I believe every high school senior can attest there is no shortage of things to worry about during this stage of our lives. College applications stack on top of homework from AP classes which stack on top of extracurriculars like a set of stress-inducing Russian dolls. As the year continues, many of us have moments where we are so overwhelmed by the tasks ahead of us that our mental state ends up on a hair-trigger, ready to explode when just the slightest bit of stress gets piled on. There is no worse time for the most consequential election in American history to add to the uncertainty of our futures.
Every single day, whether I’m watching TV or scrolling through Instagram, I am bombarded with messages telling me how much is at stake on Nov. 3. The Supreme Court, affordable healthcare, access to abortions; you name it, Trump is threatening to destroy it. I am encouraged to “vote like my life depends on it.” But for me and many of my classmates, that isn’t an option, so we are left with this feeling of hopelessness that just won’t go away.
For people my age, it is impossible to not be filled with anxiety about the coming election. A recent forecast from FiveThirtyEight gives Biden an 83 in 100 chance of winning this November, but our generation has been given the good fortune to be just old enough to remember in detail the failed polls of 2016. No matter how hard we try, there’s this nagging voice in the back of our heads telling us that there’s nothing we can do; Trump will win a second term.
Even if we choose to believe the polls, what happens after Biden wins is yet another source of dread. The president has refused to commit to a peaceful transition of power and has made it clear that he will do everything he can to cast doubt on the legitimacy of the election, including gutting the U.S. Postal Service and spreading misinformation to his loyal followers.
This could mean a long, hard-fought battle in the Supreme Court which is likely to have a 6-3 conservative majority by election time due to the shameless efforts of Republican senators to confirm Amy Coney Barrett. It could mean launching “investigations” by federal departments to shed light on fabricated accusations of fraud being committed with mail-in ballots or working with state legislatures in key states to make them appoint Republican electors even if their popular vote goes to the Democrats.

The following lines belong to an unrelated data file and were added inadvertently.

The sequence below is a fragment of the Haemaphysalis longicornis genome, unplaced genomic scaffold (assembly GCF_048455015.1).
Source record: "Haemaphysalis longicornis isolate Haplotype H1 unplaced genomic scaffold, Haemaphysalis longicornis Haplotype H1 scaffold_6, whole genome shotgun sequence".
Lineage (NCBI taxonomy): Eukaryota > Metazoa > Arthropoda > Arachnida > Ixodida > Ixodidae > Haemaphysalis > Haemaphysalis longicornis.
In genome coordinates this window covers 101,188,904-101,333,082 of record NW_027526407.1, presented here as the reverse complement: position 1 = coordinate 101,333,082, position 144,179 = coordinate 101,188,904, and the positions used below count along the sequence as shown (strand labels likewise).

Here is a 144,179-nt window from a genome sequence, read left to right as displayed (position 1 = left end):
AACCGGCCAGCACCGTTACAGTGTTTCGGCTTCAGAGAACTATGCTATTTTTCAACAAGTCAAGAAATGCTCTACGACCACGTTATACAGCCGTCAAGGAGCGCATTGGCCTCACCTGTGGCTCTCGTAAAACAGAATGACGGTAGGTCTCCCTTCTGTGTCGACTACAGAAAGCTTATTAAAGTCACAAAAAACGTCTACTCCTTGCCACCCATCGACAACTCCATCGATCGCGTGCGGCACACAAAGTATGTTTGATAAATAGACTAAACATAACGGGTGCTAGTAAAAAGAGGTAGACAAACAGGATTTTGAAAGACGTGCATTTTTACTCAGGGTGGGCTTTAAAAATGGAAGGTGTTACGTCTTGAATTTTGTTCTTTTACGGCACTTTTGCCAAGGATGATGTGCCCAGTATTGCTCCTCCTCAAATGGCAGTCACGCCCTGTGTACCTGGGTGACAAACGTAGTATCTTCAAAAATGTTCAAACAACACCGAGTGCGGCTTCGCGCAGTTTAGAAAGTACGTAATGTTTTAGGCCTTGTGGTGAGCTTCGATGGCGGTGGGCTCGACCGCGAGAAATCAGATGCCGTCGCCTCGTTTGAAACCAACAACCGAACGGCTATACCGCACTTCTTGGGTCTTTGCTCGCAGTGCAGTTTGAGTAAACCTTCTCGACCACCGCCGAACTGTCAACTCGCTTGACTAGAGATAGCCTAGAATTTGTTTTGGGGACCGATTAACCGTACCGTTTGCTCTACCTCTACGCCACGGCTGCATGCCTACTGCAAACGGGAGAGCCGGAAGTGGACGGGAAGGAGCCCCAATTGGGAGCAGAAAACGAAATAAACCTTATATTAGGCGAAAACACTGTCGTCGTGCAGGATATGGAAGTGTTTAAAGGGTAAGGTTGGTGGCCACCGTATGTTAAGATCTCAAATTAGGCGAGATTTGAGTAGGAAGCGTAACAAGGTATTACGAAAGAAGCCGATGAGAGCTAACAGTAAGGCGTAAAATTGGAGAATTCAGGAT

But perhaps most scarily, it could mean that the president’s call for the Proud Boys to “stand back and stand by,” become a reality. By spreading conspiracy theories online or with the help of his mouthpieces at Fox News, Trump could rile up his devoted base and incite violence in American cities, the likes of which haven’t been seen since the Civil War.
I shouldn’t have to imagine that. I shouldn’t have to go to sleep worried that a national version of the Charlottesville rally will occur before the year’s end. As a person of color, that would quite simply be the most frightening thing conceivable, and yet it’s more of a possibility than many of us would like to admit.
And the kicker is, there’s nothing that I can do. I can’t vote. I can try to tell everyone I know who can vote to do so, but there’s only so many of them, and most of the ones I do know have made up their mind already anyways. My generation, the one that will have to deal with a country marred by the effects of climate change, a global pandemic, and rampant income inequality is electorally silent, forced to watch from the sidelines as people who will have to deal with none of the same problems decide our futures.
I am far from alone. I am but one member of my senior class which is one of four grades at Wayland High School which is one of tens of thousands of high schools in the United States. There are millions of us who are meditating, taking breaks from social media, and going on relaxing walks outside, but there comes a point where those just don’t work. Our dream jobs, dream relationships, and dream retirements have been flushed down the proverbial toilet by an administration that is an insult to the word disastrous.
We can’t lose hope. We are guaranteed to experience some of the most trying times in world history within the coming months, but we have to believe that change is possible. Even as I write these words, I know there will come a time when I will likely lose that hope, and I know that I will have to find it again, somehow. You, reading this, might have already lost hope, and I pray that one day you might find it again as well.
And if you are fortunate enough to be one of the few seniors or juniors to nudge your way past 18 before Nov. 3, vote like your life depends on it, because it does.